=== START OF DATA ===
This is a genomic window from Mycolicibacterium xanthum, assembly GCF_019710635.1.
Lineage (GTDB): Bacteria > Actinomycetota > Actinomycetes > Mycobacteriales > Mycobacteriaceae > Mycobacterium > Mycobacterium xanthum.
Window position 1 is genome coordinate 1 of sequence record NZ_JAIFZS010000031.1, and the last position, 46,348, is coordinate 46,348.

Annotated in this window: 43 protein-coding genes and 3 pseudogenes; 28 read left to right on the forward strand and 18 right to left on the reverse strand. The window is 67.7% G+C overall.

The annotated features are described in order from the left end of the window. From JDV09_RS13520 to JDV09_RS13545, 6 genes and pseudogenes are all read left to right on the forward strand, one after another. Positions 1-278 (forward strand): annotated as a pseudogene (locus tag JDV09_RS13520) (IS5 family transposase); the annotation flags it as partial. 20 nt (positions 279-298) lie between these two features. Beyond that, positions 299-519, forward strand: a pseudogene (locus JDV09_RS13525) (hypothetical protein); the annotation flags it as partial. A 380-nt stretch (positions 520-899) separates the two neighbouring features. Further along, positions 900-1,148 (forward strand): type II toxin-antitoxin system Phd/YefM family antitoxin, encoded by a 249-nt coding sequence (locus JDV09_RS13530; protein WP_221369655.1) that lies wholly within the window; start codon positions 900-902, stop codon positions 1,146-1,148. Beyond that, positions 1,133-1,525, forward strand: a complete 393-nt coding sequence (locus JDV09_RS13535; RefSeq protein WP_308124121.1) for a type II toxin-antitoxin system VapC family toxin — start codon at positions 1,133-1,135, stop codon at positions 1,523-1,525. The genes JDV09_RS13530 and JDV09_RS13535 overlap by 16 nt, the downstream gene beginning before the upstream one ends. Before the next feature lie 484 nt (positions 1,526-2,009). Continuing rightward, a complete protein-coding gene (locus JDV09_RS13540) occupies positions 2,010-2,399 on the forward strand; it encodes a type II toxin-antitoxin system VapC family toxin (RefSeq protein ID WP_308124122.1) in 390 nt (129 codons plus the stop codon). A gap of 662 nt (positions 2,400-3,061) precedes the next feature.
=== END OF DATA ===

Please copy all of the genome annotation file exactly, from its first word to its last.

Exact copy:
This is a genomic window from Mycolicibacterium xanthum, assembly GCF_019710635.1.
Lineage (GTDB): Bacteria > Actinomycetota > Actinomycetes > Mycobacteriales > Mycobacteriaceae > Mycobacterium > Mycobacterium xanthum.
Window position 1 is genome coordinate 1 of sequence record NZ_JAIFZS010000031.1, and the last position, 46,348, is coordinate 46,348.

Annotated in this window: 43 protein-coding genes and 3 pseudogenes; 28 read left to right on the forward strand and 18 right to left on the reverse strand. The window is 67.7% G+C overall.

The annotated features are described in order from the left end of the window. From JDV09_RS13520 to JDV09_RS13545, 6 genes and pseudogenes are all read left to right on the forward strand, one after another. Positions 1-278 (forward strand): annotated as a pseudogene (locus tag JDV09_RS13520) (IS5 family transposase); the annotation flags it as partial. 20 nt (positions 279-298) lie between these two features. Beyond that, positions 299-519, forward strand: a pseudogene (locus JDV09_RS13525) (hypothetical protein); the annotation flags it as partial. A 380-nt stretch (positions 520-899) separates the two neighbouring features. Further along, positions 900-1,148 (forward strand): type II toxin-antitoxin system Phd/YefM family antitoxin, encoded by a 249-nt coding sequence (locus JDV09_RS13530; protein WP_221369655.1) that lies wholly within the window; start codon positions 900-902, stop codon positions 1,146-1,148. Beyond that, positions 1,133-1,525, forward strand: a complete 393-nt coding sequence (locus JDV09_RS13535; RefSeq protein WP_308124121.1) for a type II toxin-antitoxin system VapC family toxin — start codon at positions 1,133-1,135, stop codon at positions 1,523-1,525. The genes JDV09_RS13530 and JDV09_RS13535 overlap by 16 nt, the downstream gene beginning before the upstream one ends. Before the next feature lie 484 nt (positions 1,526-2,009). Continuing rightward, a complete protein-coding gene (locus JDV09_RS13540) occupies positions 2,010-2,399 on the forward strand; it encodes a type II toxin-antitoxin system VapC family toxin (RefSeq protein ID WP_308124122.1) in 390 nt (129 codons plus the stop codon). A gap of 662 nt (positions 2,400-3,061) precedes the next feature.